Researcher's Work Developed into Advanced Water Filters for India
An Auburn University chemistry professor's research is leading to safer drinking water in India through advanced, longer-lasting water filters.
Professor Dave Worley's N-halamine technology is the basis for the in-home filters that HaloSource Inc. introduced on March 1 in Bombay, India. The company, established in 1998 on the potential of Worley's discoveries, pays royalties to the university through a technology transfer agreement.
"Many millions of people in India do not have sanitized drinking water, so there is a great need for this filter," said Jeff Williams, senior vice president and cofounder of HaloSource, which is partnering with India's Eureka Forbes company. "We test-marketed filters in hundreds of homes in India last year and are excited about the positive response."
The filters contain polystyrene beads that hold oxidative chlorine or bromine atoms for long periods of time and that can be easily refurbished -- the results of Worley's N-halamine chemistry. He has received 30 patents in the course of discovering this process that binds the atoms to the surface of various materials.
Worley, an Auburn faculty member for 33 years, won the university's Creative Research and Scholarship Award last fall for his development of the technology. "It has many potential applications that could improve health around the world, especially in less-developed areas," Worley said.
To activate the filters, chlorinated or brominated water is passed through them to anchor the chlorine or bromine atoms to the beads. When untreated water with bacteria, mold or virus cells pass through the filter, the cells pick up the atoms, which sink into the cell walls and kill them. The filters can be refurbished periodically just by running chlorinated or brominated water through them again.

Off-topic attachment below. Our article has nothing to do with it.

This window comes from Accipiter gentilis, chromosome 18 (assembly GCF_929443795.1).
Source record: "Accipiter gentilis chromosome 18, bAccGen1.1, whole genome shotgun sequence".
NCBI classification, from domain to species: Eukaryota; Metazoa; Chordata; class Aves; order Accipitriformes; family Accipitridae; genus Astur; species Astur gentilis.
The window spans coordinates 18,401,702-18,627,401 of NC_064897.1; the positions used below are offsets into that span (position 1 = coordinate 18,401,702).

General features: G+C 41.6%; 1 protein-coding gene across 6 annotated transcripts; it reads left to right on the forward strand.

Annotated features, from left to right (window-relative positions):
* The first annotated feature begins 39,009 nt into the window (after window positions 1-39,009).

"The use of chlorine in city treatment plants will kill bacteria only for a short time period," he said. "This may be several hours inside dark pipes, from the water treatment plant to the faucet. Sunlight reduces effectiveness even more, which is why chlorine tablets must be continuously added to your swimming pools."
India's water supply gets contaminated during the monsoon season, and it has high levels of calcium and magnesium, causing water hardness about six times greater than in the United States.
Current attempts to disinfect water include putting tablets in a pail of water and stirring and drinking, which does not provide enough water volume and it leaves the water with a bad taste. "Some filters just remove dirt and make the water look clean, but it still contains harmful bacteria," Worley said.
India's cities quickly outgrow the capacity of municipal water systems, so water is primarily provided by street vendors, who pull 1,000-gallon tanks behind tractors and then pump water to roof-top tanks
"In Bombay alone, several million people buy their water off the street. None of it is sanitized," Williams said.
More information about HaloSource is available at http://halosource.com/prodhalopure.asp.
This article originally appeared in the 03/01/2007 issue of Environmental Protection.